After five hours of debate, the Iowa House came to a standstill Friday evening as Democrats called for a vote on the prevailing wage bill and the roll call showed the votes at 50-46 — one short of passage. The plan now is to keep the vote open over the weekend as Dems push for one of their five members to switch from a “no” to a “yes” vote.
“As the presiding officer of the House, I will stay in the Speaker’s chair and the voting machine will remain open until Monday,” said House Speaker Pat Murphy, D-Dubuque. “My goal is to get 51 votes and make sure we have good-paying jobs for middle class families.”
Rep. Geri Huser, D-Altoona, was the only Democrat missing from the chamber but she would have been a “no” vote, said state Rep. Doris Kelley, D-Waterloo, who also voted against the bill given the state of the economy.
“This is not the time and this is not what we should be focusing on,” said Kelley, who said her vote would not change now, tomorrow or next year.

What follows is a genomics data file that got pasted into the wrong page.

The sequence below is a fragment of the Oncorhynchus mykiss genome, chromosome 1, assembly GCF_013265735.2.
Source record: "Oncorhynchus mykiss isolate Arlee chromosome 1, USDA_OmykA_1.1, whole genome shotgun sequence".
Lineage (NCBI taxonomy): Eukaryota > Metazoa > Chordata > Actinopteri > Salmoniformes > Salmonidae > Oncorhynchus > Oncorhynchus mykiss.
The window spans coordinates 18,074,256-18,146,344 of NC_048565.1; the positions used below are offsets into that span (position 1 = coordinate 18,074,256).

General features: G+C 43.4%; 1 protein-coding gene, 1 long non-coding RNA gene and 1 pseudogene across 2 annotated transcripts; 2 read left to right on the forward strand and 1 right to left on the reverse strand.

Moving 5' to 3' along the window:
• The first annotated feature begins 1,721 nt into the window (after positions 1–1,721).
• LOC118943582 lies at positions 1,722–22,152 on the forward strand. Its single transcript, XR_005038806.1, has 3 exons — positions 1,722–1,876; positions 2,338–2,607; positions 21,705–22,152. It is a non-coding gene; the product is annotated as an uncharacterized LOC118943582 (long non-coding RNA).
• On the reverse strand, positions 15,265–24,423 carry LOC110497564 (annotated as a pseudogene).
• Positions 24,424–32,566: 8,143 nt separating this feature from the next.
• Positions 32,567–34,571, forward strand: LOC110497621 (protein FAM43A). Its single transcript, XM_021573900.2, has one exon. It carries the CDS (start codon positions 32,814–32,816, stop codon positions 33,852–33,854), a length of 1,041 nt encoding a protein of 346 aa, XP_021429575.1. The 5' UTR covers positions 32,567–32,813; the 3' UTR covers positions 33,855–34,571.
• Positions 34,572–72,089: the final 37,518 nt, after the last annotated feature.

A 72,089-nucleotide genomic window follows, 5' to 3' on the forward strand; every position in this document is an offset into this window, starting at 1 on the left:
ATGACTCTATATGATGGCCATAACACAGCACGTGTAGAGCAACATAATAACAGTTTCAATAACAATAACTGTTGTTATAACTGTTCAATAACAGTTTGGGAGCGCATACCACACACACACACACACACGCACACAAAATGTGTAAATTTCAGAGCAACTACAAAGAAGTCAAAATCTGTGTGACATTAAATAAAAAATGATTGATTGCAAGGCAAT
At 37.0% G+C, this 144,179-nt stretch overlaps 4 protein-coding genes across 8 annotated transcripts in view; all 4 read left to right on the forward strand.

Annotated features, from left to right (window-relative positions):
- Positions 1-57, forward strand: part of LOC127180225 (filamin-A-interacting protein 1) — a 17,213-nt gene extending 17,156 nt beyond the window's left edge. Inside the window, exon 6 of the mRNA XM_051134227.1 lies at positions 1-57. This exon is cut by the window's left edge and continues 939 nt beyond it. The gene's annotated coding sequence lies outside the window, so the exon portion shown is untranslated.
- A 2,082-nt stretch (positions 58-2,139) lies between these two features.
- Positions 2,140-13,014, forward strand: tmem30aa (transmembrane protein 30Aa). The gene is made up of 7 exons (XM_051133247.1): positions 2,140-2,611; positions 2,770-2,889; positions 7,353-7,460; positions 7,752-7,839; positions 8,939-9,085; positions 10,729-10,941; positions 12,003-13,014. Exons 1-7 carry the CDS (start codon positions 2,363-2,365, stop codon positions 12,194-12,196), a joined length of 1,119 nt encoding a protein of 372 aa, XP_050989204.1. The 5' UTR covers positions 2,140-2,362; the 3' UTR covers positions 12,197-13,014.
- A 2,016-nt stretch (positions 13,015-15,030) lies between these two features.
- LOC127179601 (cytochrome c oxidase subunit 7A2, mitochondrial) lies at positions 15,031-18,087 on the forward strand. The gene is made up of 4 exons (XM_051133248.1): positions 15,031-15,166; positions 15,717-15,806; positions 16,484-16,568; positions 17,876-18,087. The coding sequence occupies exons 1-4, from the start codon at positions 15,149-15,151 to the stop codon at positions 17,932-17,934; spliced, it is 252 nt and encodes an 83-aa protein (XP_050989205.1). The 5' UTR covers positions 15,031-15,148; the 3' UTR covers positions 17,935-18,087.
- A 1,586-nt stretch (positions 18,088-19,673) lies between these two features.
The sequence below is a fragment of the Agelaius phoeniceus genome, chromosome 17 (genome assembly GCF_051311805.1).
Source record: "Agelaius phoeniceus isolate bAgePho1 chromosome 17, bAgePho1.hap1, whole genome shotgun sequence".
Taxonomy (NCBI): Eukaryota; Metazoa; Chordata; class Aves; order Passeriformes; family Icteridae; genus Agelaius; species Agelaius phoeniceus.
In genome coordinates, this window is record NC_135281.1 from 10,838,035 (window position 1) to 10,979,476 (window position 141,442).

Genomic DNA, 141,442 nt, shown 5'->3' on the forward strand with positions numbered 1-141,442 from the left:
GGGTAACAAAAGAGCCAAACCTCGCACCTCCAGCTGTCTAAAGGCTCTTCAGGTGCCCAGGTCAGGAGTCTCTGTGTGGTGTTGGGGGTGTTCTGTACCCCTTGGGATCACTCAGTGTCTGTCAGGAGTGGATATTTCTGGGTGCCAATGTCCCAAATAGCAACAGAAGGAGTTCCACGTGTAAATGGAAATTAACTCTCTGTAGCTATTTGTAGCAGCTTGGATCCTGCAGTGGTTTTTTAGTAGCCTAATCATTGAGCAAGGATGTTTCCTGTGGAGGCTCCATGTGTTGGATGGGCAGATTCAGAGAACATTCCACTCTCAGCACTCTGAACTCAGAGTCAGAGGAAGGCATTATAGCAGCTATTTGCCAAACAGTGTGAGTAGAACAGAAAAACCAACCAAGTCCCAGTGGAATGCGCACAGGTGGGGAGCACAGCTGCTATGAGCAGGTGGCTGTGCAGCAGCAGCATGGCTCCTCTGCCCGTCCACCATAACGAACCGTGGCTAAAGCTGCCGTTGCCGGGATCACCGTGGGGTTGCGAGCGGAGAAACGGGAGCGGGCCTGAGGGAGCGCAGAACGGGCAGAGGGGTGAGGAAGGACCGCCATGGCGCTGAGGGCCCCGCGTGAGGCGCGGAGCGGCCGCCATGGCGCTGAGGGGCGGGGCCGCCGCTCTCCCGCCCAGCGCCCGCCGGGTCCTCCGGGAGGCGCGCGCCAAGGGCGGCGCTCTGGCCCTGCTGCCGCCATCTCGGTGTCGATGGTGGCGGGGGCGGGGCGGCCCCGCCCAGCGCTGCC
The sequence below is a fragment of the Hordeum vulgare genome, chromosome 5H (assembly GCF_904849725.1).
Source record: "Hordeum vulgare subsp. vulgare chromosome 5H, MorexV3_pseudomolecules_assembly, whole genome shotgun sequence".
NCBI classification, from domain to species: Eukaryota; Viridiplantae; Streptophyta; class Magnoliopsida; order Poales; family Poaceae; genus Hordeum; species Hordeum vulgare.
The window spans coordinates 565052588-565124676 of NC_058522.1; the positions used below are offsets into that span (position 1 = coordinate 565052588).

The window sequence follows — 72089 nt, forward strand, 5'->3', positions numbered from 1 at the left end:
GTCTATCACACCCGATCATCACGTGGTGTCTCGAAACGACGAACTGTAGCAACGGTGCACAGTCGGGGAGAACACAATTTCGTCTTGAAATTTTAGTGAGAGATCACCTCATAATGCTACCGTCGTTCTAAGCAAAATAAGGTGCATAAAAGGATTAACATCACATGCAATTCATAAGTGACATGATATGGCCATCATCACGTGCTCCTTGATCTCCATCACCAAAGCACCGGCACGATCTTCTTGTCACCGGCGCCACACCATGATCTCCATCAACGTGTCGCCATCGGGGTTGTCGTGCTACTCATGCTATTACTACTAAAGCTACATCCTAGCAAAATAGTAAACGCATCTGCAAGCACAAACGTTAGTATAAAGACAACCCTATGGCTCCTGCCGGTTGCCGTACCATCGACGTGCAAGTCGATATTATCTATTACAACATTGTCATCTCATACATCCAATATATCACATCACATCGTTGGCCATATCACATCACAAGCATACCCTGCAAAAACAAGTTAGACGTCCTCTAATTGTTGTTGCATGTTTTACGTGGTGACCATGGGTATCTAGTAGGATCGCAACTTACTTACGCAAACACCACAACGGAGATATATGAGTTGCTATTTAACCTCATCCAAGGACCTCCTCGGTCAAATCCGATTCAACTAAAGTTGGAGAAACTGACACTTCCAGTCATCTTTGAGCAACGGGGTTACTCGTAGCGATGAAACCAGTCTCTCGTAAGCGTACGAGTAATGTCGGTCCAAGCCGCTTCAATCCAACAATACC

A total of five Democrats voted against the bill that would require contractors to pay workers the same hourly wages and benefits on public projects as they would on private-sector projects in the area.
They included Kelley along with state Reps. Larry Marek, D-Riverside; McKinley Bailey, D-Webster City; Dolores Mertz, D-Ottosen; and Brian Quirk, D-New Hampton. A turning point is believed to have revolved around Bailey, who said during debate of an amendment that would have exempted community colleges from the prevailing wage requirement that he couldn’t vote for the bill if it didn’t contain that exclusion.
The other three who hadn’t voted yet were Republicans: state Reps. Royd Chambers of Sheldon, Scott Raecker of Urbandale and Greg Forristall of Macedonia.
At 11:15 p.m. Friday, Raecker, who had been excused for the day to attend a work commitment, returned to the House chamber and cast the 47th ‘no’ vote. The voting machine still sits open, now showing a vote of 50-47.
“Tonight I’m standing with Iowa taxpayers and opposing House File 333,” Raecker said. “In a budget crisis like we are facing, this is the wrong time to be enacting legislation that will raise taxes and hurt Iowa’s economy.”
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